An appellation is a geographical area recognized for a distinctive combination of soil, climate, and identifiable regional wine character. The word appellation comes from the French Appellation d'Origine Controlee laws, which are laws meant to ensure quality within specific regions of France. These same principles have been used to create American Viticultural Areas (AVA) in the United States.


Wild Horse Valley Appellation (AVA)

Wild Horse Valley Climate: A warmer area well to the east of Napa Valley proper, but still moderated by both altitude and prevailing winds coming off Suisun Bay to the southeast.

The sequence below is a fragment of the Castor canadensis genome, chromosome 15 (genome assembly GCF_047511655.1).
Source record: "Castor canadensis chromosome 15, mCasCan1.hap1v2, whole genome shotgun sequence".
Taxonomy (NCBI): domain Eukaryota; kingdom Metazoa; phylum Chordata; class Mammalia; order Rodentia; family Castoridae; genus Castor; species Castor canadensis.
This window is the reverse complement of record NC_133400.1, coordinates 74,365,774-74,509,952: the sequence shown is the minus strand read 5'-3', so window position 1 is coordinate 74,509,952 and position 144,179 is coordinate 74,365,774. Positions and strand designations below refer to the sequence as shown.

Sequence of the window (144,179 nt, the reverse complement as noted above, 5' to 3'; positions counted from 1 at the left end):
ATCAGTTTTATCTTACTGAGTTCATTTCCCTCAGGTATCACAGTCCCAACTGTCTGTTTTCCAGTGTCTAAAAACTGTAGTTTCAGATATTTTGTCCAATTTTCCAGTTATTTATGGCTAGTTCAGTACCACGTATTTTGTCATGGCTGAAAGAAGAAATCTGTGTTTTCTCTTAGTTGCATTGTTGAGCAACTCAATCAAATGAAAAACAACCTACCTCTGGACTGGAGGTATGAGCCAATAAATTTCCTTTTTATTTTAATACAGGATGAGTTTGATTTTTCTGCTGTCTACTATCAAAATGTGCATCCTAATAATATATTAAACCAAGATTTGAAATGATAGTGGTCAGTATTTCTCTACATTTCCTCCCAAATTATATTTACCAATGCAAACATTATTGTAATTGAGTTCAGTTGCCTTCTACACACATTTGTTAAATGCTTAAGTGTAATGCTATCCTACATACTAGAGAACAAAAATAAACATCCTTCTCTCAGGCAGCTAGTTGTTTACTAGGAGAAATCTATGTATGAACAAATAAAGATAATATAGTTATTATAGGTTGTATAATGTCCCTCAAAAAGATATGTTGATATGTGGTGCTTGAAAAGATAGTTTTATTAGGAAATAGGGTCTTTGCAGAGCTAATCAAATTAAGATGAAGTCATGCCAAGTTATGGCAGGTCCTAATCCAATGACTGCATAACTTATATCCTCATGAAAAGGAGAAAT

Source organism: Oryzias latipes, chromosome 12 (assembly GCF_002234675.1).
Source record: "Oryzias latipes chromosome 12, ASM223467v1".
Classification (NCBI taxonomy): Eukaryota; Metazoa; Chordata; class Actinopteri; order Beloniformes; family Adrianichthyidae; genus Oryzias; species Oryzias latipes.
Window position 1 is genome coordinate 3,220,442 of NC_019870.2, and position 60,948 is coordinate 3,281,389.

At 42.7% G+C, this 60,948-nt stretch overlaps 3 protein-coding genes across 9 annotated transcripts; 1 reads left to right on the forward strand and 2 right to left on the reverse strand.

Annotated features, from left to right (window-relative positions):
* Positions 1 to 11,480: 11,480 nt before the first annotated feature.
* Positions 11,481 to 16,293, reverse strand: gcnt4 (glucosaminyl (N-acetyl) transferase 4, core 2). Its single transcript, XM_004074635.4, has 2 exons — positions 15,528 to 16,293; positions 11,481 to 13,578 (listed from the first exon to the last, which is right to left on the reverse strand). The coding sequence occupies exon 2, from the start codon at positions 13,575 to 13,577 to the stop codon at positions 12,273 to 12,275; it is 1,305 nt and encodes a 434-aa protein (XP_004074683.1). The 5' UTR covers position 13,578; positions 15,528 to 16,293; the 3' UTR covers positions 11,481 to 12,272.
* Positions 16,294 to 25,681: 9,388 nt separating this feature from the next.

Elevation: 400 to 1500 ft. (123 to 460m).

Rainfall: 35 inches (94cm) annually.

Soils: Volcanic in origin, with basaltic red color, shallow with limited water retention, so irrigation is often essential.

Principal varieties & characteristics in the Appellation: Cabernet Sauvignon, Sangiovese: Bright berry and cherry fruit, and more acidity than wines from Stags Leap District. Chardonnay: Crisp, floral, aromatic, with distinctive pear-mineral flavors and bright acidity.  More Info.